Morristown NJ Disorderly Conduct Lawyers – N.J.S.A. 2C:33-2(a)
Disorderly Conduct Defense Attorneys with offices in Morristown, New Jersey
The Morristown NJ criminal defense lawyers at the Tormey Law Firm LLC recently represented a client charged with disorderly conduct in violation of N.J.S.A. 2C:33-2(a). This is a petty disorderly persons offense in New Jersey punishable by up to 30 days in the Morris County Jail, a $500 fine, possible probation, and a permanent criminal charge on your record. Our client, a young professional from New York, has no prior criminal record and was very concerned about this charge because, if he was convicted, it could effect his employment and his ability to get professional licenses in the future.
The New Jersey statute which governs disorderly conduct offenses in New Jersey is N.J.S.A. 2C:33-2, which provides, in pertinent part:
a. Improper behavior. A person is guilty of a petty disorderly persons offense, if with purpose to cause public inconvenience, annoyance or alarm, or recklessly creating a risk thereof he
(1) Engages in fighting or threatening, or in violent or tumultuous behavior; or
(2) Creates a hazardous or physically dangerous condition by any act which serves no legitimate purpose of the actor.
b. Offensive language. A person is guilty of a petty disorderly persons offense if, in a public place, and with purpose to offend the sensibilities of a hearer or in reckless disregard of the probability of so doing, he addresses unreasonably loud and offensively coarse or abusive language, given the circumstances of the person present and the setting of the utterance, to any person present.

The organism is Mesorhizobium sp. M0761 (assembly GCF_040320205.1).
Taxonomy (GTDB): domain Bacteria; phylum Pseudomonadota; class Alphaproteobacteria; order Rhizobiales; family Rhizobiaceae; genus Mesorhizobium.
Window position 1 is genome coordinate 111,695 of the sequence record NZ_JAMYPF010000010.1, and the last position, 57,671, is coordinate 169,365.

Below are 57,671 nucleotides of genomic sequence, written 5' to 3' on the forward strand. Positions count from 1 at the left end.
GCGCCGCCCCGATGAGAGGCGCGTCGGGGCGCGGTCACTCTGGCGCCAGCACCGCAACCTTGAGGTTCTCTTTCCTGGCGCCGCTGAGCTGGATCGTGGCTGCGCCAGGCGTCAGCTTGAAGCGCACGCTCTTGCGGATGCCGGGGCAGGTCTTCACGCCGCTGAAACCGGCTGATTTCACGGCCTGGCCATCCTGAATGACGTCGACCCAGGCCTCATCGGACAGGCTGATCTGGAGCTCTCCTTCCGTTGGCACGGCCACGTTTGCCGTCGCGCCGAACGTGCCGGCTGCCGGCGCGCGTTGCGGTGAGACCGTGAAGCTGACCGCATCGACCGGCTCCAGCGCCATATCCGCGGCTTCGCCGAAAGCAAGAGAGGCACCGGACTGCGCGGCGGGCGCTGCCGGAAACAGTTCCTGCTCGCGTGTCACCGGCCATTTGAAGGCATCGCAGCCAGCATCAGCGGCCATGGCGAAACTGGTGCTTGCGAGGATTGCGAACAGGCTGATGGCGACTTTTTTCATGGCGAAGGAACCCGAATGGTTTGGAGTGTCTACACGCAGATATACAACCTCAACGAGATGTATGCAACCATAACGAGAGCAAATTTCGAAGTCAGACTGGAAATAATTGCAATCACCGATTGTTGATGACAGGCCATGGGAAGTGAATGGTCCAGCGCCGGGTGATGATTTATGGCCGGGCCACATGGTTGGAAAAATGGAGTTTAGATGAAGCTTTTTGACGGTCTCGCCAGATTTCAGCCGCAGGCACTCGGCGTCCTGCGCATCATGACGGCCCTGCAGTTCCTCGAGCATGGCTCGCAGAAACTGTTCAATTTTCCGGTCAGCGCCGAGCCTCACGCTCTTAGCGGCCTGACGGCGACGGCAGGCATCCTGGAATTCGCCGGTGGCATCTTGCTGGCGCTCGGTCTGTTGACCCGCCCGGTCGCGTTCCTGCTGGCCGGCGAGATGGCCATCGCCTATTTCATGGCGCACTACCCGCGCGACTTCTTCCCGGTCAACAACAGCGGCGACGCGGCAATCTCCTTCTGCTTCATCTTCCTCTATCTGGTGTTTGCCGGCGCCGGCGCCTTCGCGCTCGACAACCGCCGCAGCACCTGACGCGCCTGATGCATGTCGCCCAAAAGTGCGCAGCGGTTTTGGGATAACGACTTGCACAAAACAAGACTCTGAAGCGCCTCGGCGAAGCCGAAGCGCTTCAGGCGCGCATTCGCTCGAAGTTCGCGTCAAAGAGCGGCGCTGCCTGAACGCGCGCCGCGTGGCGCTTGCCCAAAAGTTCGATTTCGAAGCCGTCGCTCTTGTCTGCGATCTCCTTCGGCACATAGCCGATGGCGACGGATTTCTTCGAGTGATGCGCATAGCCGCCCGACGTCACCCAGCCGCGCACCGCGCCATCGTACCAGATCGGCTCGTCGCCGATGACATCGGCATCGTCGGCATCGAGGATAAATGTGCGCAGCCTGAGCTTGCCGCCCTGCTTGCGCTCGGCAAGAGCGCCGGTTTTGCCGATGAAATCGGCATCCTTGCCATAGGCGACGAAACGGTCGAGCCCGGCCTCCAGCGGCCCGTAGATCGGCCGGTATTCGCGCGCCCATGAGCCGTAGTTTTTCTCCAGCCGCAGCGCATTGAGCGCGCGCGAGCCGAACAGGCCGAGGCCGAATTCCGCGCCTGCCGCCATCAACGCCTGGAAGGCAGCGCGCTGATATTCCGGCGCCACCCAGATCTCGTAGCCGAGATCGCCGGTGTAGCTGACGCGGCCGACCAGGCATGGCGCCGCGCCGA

Many of the disorderly conduct charges we see revolve around alcohol related incidents that occur on the “green” in the downtown Morristown area and this case was no different. Our client was at the restaurant/bar of Sona 13 when he was asked to leave by security personnel. He refused to do so. The security personnel notified Morristown police department and officers responded and attempted to escort our client from the premises. The client resisted and had a minor scuffle with the arresting officer.
Mr. Tormey personally appeared and negotiated a downgrade with the Morristown Municipal Prosecutor. The officer and prosecutor agreed to downgrade the disorderly conduct criminal offense to a local ordinance (also known as a municipal ordinance) violation which resulted in a $300 fine and no criminal record. This was a great result for our client to preserve his clean record and his future.
The client has no criminal record as a result of this incident. However, there is an arrest record because he was fingerprinted and processed. According to NJ law, it is a two year waiting period before he can file an expungement to remove that arrest from his record.